EOA Daily Energy Report
CHART OF THE DAY: Bullish for LNG
Total Exports from US LNG Liquefaction Plants in 2022 (mt)
Source: EIA, 2023 and EOA, 2023
The US exported more than 42 million tons (mt) of LNG to the European Union in 2022, double the 2021 amount.
Diverting LNG shipments is one of the most significant developments in energy politics. This did not only help the EU plug the gap left by some Russian gas supplies, but it also prevented Russian President Vladimir Putin from achieving his goal of dividing the EU over the war in Ukraine and stirring chaos in the EU’s energy sector. Instead, Moscow’s invasion has secured a lucrative market for the US LNG industry for decades to come.
As the US LNG industry expands, this raises questions about whether it will consolidate. For instance, will we see companies merging to create an LNG conglomerate?
EOA’s Main Takeaway:
We are bullish on LNG for the medium and long term. Natural gas will be the alternative fuel if renewable energy fails to deliver. The higher the share of renewable energy in power generation, the more the need for natural gas to backstop renewables. We have seen how the failure of some clean energy policies has forced some countries to go for the “second-best” choice to meet climate goals and that is natural gas.
Even if the war in Ukraine ends and sanctions are relaxed, the US will remain the main supplier of gas to Europe in the foreseeable future. While the US LNG industry aims to have long-term contracts, some European countries see a conflict between long-term LNG contracts and climate goals. However, avoiding long-term contracts and buying spot cargoes from the US is not a cost-effective measure, because spot cargoes will be sold sometimes at record-high prices. Additionally, the competition between the EU, China, and others over LNG supplies could lead to a high gas and power prices, and this could mean that European countries may need Russian piped gas again. Here, Putin would win the energy war.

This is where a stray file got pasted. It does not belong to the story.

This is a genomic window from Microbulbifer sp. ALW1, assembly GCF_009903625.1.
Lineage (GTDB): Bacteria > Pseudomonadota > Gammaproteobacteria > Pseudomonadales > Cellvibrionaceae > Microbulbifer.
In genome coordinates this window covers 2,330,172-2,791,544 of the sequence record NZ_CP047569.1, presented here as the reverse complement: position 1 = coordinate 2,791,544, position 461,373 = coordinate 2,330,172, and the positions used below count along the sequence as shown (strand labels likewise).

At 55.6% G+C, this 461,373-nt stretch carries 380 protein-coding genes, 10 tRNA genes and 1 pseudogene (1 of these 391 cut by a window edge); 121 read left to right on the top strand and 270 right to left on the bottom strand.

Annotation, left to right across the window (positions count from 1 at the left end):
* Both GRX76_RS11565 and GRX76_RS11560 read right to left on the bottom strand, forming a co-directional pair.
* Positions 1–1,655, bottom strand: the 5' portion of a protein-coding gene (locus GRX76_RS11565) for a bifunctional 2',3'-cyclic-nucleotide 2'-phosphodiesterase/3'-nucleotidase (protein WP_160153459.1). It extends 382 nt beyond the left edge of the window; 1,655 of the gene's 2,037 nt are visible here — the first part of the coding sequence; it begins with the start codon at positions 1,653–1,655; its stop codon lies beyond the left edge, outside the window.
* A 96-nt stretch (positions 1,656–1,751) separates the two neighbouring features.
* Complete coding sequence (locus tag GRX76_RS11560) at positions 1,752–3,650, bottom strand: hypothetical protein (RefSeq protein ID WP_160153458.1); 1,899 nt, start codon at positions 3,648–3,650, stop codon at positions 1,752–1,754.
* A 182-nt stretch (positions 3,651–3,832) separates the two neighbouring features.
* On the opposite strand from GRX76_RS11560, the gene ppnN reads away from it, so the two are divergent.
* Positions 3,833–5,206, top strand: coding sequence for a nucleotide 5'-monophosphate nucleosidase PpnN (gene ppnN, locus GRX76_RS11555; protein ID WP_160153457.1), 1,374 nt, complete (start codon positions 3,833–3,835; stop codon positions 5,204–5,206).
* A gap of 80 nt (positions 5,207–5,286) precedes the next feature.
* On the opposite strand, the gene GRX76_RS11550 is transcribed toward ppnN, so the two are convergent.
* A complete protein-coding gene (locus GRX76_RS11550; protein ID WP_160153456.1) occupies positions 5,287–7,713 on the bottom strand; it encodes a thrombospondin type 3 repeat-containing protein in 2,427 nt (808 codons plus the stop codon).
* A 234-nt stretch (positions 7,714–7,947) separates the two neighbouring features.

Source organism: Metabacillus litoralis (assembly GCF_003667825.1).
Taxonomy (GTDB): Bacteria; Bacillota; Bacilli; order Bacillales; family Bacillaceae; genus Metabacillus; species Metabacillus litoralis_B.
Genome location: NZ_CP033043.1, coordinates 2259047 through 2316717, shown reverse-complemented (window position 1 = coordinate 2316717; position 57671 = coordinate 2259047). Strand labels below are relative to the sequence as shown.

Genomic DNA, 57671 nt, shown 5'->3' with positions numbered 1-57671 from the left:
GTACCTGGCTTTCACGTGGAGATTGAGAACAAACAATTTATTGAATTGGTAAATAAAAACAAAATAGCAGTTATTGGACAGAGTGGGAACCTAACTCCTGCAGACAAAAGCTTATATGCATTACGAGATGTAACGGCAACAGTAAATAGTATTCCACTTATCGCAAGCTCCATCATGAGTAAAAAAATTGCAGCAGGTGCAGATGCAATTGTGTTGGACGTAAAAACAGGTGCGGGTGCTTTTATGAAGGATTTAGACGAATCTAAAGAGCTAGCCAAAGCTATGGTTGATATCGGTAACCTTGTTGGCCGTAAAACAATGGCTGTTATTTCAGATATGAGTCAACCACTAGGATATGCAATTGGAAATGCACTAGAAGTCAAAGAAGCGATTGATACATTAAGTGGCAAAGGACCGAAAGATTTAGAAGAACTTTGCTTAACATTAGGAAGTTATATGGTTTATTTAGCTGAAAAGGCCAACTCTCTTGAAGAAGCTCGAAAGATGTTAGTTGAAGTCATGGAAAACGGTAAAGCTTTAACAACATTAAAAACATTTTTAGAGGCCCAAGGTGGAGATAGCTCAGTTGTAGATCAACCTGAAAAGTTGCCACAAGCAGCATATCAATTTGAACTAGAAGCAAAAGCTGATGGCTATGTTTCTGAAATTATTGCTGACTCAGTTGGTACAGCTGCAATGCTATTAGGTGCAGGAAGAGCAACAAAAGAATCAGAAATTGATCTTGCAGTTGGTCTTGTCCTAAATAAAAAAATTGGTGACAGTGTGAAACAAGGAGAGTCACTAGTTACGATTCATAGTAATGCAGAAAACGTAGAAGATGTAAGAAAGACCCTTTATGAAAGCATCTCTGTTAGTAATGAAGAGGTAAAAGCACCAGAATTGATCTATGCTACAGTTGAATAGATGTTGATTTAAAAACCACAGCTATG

STORY OF THE DAY
OFFSHORE ENERGY: Shell’s UK prospect seen as one of North Sea’s ‘largest natural gas discoveries in over a decade
Summary: On Feb 8, Deltic Energy, Shell’s partner in the Pensacola prospect in the North Sea, announced that its first exploration well at Pensacola “has resulted in a highly positive outcome, and at approximately 300 BCF,” which would represent “one of the largest natural gas discoveries in the Southern North Sea in over a decade.” Pensacola is located in license P2252, operated by Shell with Deltic Energy and ONE-Dyas as its partners.
EOA’s Main Takeaway:
The Shell-Deltic Energy discovery is significant on several fronts. It does not only encourage investments in the North Sea to bring more oil and gas on stream and help reduce dependence on Russian gas, but it also threatens natural gas projects in the Eastern Mediterranean (see our Weekly Newsletter published on Jan 15), and it could also affect LNG projects and shipments in the future.
NEWS OF THE DAY
1- REUTERS: Venezuela's PDVSA allocates heavy crude cargo to Italy's Eni
EOA’s Takeaway: After Russia’s invasion of Ukraine, the US administration granted sanctions waivers to Italy’s ENI and Spain’s Repsol to ship Venezuelan crude on the condition that the oil is exported only to Europe in an effort to replace Russian barrels. But why Venezuelan crude in particular? Because crude quality matters.
Ironically, the two countries helping Venezuela increase its oil production are the US and Iran. With respect to the US, last year Washington gave Chevron a license to expand its activities in Venezuela and increase production on the condition that all the oil would be exported to the US. Chevron has been exporting oil from Venezuela since December 2022.